Becket Chambers

Partnership – To Be Or Not To Be?

Forming a partnership is an act achievable by anyone. Seasoned commercial veterans may enter into lengthy negotiations to determine their specific aims and roles within the partnership, or two friends having a drink in a bar may decide they have come up with a great idea and want to put it into action. The only Continue reading

Life as a Pupil Barrister

My experience since starting pupillage, in October 2015, has exceeded all expectations I had. I have been exposed to a variety of high quality work. As Becket is a mixed set, I have been able to gain experience and help from each member of chambers in their specialist area who have been supportive and encouraging. Continue reading

Litigants in person in Kent

Cuts to legal aid, rising legal costs and a reduction in resources have contributed to an ever-growing number of litigants in persons.  Recently I was invited to attend a “CLOCK presentation”. CLOCK is a Community Legal Outreach Collaboration initially started in Keel. It aims to bring together members of the university, judiciary, barrister chambers, law Continue reading

Voluntary accommodation of children under s.20 Children Act 1989: a withering analysis of Local Authority practice

In today’s judgment of Re N (Children) (Adoption: Jurisdiction) [2015] EWCA Civ 1112 the President of the Family Division has an important message for family practitioners but, particularly, for local authorities. From paragraphs 157 to 171 he provided a tour de force of the problems with s.20 and the best practice that should be followed. Continue reading

Holly Coates & Paul Tapsell – Chambers & Partners Guide 2016

Chambers is proud to annouce that Holly Coates and Paul Tapsell have been ranked in the Chambers and Partners Guide 2016 under Local Government. Chambers has also been ranked as a Leading Set. THE SET Canterbury-based Becket Chambers operates across Kent and Sussex, and acts for a variety of clients, although it is best recognised for its work on behalf of local Continue reading

Chris Wall & Louisa Adamson – Chambers & Partners Guide 2016

Chambers are proud to annouce that both Louisa Adamson and Christopher Wall have been ranked in the Chambers and Partners Guide 2016 under Family/Matrimonial (South East). Louisa Adamson focuses on children and financial remedy matters and is highly experienced in care proceedings, disputes concerning physical and sexual abuse and residence disputes. She also undertakes financial disputes concerning property, assets Continue reading

Blog: Solicitor CPD – All Change Please

There are changes afoot with solicitor CPD. The Law Society has released a practice note about the changes, which you can read here. When? Solicitors may move to the new system as of 1 April 2015 or they may remain under the old system until 1 November 2016 when they must move to the new Continue reading

Blog: Family Law: Court Bundles – A Warning

In the Law Society Gazette 22nd June 2015, an article was written at page 20 on the current position for court bundles. It is ESSENTIAL reading for solicitors and litigants in person preparing bundles for court. In brief summary, the current position is thus: There is no concept of a single core bundle with supporting Continue reading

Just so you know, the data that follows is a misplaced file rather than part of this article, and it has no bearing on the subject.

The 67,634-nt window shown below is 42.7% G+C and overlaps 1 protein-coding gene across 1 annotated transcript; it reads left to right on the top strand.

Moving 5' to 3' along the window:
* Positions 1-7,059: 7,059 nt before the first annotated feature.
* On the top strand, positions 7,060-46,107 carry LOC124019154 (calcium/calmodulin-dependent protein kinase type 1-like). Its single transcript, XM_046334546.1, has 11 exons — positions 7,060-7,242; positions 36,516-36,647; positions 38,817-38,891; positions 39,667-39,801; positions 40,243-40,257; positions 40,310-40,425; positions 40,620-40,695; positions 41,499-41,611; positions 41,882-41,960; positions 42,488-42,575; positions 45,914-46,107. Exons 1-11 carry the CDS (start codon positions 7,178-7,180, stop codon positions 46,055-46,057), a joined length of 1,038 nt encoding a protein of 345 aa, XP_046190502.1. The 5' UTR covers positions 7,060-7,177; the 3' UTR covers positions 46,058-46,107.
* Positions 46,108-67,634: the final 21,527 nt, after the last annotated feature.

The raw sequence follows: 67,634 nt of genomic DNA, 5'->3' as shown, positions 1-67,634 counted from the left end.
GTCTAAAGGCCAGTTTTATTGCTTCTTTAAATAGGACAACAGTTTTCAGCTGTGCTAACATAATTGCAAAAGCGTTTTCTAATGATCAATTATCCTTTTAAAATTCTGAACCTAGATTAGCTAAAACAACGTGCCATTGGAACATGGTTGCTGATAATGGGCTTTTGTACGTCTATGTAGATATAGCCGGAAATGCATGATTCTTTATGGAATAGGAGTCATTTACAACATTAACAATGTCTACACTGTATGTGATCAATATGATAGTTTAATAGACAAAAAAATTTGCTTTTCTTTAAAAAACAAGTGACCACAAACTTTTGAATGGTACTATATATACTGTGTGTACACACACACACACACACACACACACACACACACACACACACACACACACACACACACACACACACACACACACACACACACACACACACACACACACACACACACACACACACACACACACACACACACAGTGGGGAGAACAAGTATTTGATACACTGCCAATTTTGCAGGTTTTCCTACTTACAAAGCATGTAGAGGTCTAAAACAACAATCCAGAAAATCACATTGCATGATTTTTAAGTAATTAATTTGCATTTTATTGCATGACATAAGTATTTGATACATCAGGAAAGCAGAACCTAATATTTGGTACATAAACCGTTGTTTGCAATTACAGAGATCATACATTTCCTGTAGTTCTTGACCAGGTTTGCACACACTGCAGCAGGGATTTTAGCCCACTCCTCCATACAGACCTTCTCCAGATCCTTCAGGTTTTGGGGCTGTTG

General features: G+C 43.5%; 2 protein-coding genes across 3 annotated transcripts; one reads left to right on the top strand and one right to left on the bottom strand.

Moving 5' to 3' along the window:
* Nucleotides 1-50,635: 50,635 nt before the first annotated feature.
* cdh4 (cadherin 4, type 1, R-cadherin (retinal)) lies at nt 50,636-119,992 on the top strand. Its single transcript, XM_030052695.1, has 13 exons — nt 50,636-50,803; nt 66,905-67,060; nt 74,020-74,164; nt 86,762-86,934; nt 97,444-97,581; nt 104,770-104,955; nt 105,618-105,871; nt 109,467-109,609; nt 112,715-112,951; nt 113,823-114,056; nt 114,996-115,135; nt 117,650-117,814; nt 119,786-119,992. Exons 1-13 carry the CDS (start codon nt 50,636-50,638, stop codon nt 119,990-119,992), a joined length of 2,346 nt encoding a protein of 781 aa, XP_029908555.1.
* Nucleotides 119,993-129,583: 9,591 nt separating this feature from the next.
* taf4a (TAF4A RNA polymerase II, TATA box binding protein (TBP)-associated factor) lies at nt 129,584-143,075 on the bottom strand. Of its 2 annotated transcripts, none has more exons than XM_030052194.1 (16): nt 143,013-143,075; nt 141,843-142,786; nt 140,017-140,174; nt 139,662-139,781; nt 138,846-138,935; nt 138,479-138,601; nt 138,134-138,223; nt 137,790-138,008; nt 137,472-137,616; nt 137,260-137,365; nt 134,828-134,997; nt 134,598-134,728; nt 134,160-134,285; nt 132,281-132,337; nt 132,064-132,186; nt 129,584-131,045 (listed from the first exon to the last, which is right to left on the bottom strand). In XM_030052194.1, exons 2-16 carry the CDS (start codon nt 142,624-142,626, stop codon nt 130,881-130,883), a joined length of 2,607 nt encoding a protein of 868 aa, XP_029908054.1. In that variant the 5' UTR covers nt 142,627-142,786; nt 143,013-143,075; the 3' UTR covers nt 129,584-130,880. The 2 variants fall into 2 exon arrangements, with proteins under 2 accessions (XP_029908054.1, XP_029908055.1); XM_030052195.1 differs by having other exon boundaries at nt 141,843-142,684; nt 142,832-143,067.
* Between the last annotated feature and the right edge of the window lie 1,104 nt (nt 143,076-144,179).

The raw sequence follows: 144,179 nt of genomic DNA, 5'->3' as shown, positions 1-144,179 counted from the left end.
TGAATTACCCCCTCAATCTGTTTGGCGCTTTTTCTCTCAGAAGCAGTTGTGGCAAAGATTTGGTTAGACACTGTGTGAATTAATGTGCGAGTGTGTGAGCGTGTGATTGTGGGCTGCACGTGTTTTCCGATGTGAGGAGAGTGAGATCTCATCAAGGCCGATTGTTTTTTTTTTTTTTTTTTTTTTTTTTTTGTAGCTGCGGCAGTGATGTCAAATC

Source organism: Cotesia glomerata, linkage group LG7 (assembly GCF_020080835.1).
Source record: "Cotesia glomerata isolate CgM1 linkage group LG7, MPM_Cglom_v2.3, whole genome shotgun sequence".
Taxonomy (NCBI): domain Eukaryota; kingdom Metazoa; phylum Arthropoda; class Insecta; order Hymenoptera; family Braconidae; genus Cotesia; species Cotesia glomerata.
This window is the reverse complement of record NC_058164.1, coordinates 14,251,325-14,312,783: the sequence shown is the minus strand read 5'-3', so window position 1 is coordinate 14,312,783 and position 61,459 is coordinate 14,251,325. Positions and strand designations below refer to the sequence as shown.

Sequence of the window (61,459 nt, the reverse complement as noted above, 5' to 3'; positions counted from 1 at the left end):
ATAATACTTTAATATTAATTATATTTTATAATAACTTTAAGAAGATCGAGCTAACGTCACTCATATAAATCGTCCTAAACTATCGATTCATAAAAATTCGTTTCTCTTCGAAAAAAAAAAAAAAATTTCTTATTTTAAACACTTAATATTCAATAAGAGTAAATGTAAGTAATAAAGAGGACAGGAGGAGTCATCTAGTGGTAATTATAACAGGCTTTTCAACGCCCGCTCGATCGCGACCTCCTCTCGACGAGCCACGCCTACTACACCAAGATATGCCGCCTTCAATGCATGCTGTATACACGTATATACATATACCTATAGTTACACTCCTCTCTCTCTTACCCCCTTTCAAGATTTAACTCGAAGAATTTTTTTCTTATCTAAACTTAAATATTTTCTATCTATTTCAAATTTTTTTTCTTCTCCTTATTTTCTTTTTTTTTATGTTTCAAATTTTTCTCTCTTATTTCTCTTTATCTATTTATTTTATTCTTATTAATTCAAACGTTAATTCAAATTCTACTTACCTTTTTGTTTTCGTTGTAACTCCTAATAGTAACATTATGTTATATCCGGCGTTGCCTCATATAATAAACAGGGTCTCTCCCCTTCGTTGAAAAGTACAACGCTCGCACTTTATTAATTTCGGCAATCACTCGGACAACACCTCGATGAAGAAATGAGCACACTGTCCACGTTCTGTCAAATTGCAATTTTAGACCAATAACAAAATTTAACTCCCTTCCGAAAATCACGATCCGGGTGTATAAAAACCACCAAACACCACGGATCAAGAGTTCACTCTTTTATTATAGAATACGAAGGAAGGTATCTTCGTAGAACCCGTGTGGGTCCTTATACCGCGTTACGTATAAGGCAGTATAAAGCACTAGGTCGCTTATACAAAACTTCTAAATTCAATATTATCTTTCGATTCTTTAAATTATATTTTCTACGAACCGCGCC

Blog: Is It Always Necessary To Obtain Final Financial Orders Even In “No Money” Cases? Or “What If I Ever Win The National Lottery (Or Build Up A Multi Million Pound Eco-Company)?”

The Supreme Court’s decision in the case of Wyatt v Vince [2015] UKSC14 is of vital importance to divorcing, and divorced, couples underlining the need always to obtain final settlement orders with respect to the financial claims which arise from a marriage.    It is a real problem for many people with the unavailability of legal Continue reading

Blog: Sex, drugs and rock’n’roll – when is conduct so bad that it would be “inequitable to disregard”?

The recent case of MAP v. MFP [2015] EWHC 627 gives guidance on this very question.  In financial remedy proceedings section 25(2)(g) of the Matrimonial Causes Act 1973 allows for conduct to be taken into account when “it would in the opinion of the court be inequitable to disregard”. A line of case-law, most notably Continue reading

Blog: Litigants-in-person in fact-finding hearings involving serious or complex allegations: a problem solved?

Since the introduction of Legal Aid reforms many parties who allege domestic violence are able to secure funding for representation, subject to meeting a number of (onerous) conditions.  The alleged perpetrators, however, usually cannot.  Where the allegations come to be considered by the court (either in the context of contested non-molestation proceedings or where a Continue reading

Supreme Court’s decision in the case of Wyatt v Vince

In Wyatt v Vince, the Supreme Court considers the court’s jurisdiction under rule 4.4 of the family rules. The Supreme Court has unanimously allowed Ms. Wyatt’s appeal after the Court of Appeal had struck out Ms. Wyatt’s claim for financial provision under rule 4.4. The full Judgment can be found here. Edward Kenny, instructed by Continue reading

Landlords: do you know the requirements for Tenancy Deposit Schemes?

A little-known requirement of private landlords is causing big problems when it comes to relying on a section 21 notice to obtain possession.  The case of Superstrike Ltd v. Rodrigues [2013] EWCA Civ 669 (and subsequent cases in the county court) clarified that landlords must register a tenant’s deposit every time a fresh tenancy agreement Continue reading